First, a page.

A couple of clunky air conditioning units cool San Antonio’s Mission Concepción, but the units’ condensation and decades of humidity and rain have taken a toll on the structure and its art.
San Antonio researchers are investigating how to balance indoor climate management with parishioner comfort and historic preservation. The Mission Concepción was established in 1731. There was no air conditioning back in the day when local Spaniards, Canary Islanders and indigenous peoples came to worship.
Our standards of comfort have changed with time. Condensation from air conditioning units, exterior and interior humidity, and rainfall have led to the gradual degradation of the walls of the church.
Angela Lombardi, associate professor at the University of Texas at San Antonio College of Architecture, Construction & Planning, specializes in historic preservation.
“First of all we have to think we are dealing with a building that has almost 300 years,” Lombardi said. “The building actually is...in pretty good shape. But, of course, there are some problems with drainage, and water and moisture, and rising (dampness). Water, in general, is the big problem for historic buildings. So we realized that the proper management of water including also the condensation (of) water produced by the air conditioning system would have (to be) redesigned, rethought.”
Lombardi and her colleagues spoke near the Mission Concepción's altar, under the church's tall, domed ceilings. The air conditioning unit can be heard humming in the background.
UTSA’s Center for Cultural Sustainability (CCS) is working with local architecture firm Ford, Powell & Carson, and the Archdiocese of San Antonio to conduct a year-long assessment of indoor climate management at the misson's church.
William DuPont, professor in the UTSA Department of Architecture, and director of the CCS, says it’s important to remember it’s not just about the building.
“While it’s a highly technical study, I think it’s important to remember that it’s about people and preservation of living heritage that we’re really engaged in,” DuPont said. “But the real point is to allow the congregation to be worshiping in the church safely, happily, and comfortably so that the church can continue to be a church. The technical work that we’re doing is an effort to support and sustain that living heritage.”
So how does one find that balance between comfort AND preservation?
Antonio Martinez-Molina, assistant professor at UTSA’s College of Architecture, Construction and Planning, leads the project. He specializes in energy efficiency for historic buildings. Martinez-Molina and his students are at the mission every Sunday.
“We are delivering a questionnaire to all the occupants here in the church to try and understand how they felt — if it was too cold, too hot, too humid, the quality of the air — so we could address the problems they raise,” he said.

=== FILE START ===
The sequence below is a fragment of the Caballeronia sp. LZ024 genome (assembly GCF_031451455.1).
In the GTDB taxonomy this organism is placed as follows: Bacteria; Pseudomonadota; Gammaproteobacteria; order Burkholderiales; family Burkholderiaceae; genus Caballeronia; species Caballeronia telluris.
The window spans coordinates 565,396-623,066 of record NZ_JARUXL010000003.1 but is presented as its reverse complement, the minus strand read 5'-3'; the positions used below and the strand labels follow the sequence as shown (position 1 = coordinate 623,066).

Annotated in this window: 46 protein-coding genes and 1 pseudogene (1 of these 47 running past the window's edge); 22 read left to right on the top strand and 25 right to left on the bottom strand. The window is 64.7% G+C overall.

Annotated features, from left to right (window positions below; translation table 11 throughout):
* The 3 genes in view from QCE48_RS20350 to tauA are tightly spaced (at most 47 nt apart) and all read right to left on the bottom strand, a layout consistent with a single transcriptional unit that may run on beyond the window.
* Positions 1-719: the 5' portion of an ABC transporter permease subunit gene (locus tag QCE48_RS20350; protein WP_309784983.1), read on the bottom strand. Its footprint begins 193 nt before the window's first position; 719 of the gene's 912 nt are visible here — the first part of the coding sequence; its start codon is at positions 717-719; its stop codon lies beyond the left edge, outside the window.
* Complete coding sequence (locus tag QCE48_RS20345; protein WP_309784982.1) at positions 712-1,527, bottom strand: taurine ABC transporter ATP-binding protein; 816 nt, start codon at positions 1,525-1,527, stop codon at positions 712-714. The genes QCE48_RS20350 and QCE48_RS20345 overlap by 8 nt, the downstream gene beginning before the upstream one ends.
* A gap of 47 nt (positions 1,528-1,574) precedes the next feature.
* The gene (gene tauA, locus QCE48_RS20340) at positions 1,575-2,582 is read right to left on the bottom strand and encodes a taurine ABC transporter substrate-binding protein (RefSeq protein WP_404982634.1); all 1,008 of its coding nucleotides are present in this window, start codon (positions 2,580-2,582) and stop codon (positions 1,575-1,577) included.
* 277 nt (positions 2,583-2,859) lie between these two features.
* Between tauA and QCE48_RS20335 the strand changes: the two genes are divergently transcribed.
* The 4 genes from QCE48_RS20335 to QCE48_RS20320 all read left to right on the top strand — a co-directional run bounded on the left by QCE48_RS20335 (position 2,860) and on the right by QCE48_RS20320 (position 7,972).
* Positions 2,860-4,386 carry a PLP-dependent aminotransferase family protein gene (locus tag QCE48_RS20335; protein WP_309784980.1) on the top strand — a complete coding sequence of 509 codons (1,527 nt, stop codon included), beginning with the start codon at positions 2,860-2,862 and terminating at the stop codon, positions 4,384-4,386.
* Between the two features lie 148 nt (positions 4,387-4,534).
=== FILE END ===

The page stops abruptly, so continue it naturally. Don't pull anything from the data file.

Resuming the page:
Martinez-Molina says it’s impossible to gauge what’s “comfortable” for all worshippers.
“People have different standards,” he said. “This...is a multi-angle project because we have to preserve the building, we have to keep the people happy, we have to keep the artwork lasting forever. It’s very difficult to find a sweet spot.”
Mission Concepción was built of porous limestone from a nearby quarry. DuPont says the stone acts like a really stiff sponge.
“If you were to build a building out of a sponge-like material and then set it in the ground, you would expect that sponge would absorb moisture out of the ground,” DuPont said. “And it does. Once that moisture is absorbed, then the principles of science take over and the water has to evaporate out of that sponge. There is an actual evaporation line that you can see in the walls where the moisture is exiting out and the walls above are dryer and the walls below are going through a cycle of wetting and drying. That’s harmful to the painted material that’s on the stone. It’s also harmful to the stone because materials that are moving through the stones and evaporating out are causing some of these issues. When we air-condition the building, we’ve created two different types of climates.”
“The building was not designed to have that forced environment inside the building,” Martinez-Molina added. “We are basically destabilizing the wall moisture.”
That wall moisture has taken a toll on the artwork painted on the mission walls. A 265-year-old fresco in the mission’s baptistry has already been lost to water and to time.
Lombardi, who has researched 2,000-year-old ancient Roman structures, refers to historic buildings as if they are living things.
“Buildings are like people. They age,” she said. “There are exterior causes that can speed up the natural (aging) of a building. When you have old people, you cannot think that the old person does a marathon, but you can think that the old person is able to walk.” She gestured towards the fresco. “Now we have in front of us a person that is (in) a wheelchair.”
The researchers at UTSA hope their research at Mission Concepción will serve as a model for other historic structures in hot, humid climates. They’ll share their findings with the architectural firm Ford, Powell & Carson and the Archdiocese of San Antonio to make recommendations for energy-efficient upgrades that will respect this World Heritage Site and keep it a living piece of history for another three centuries.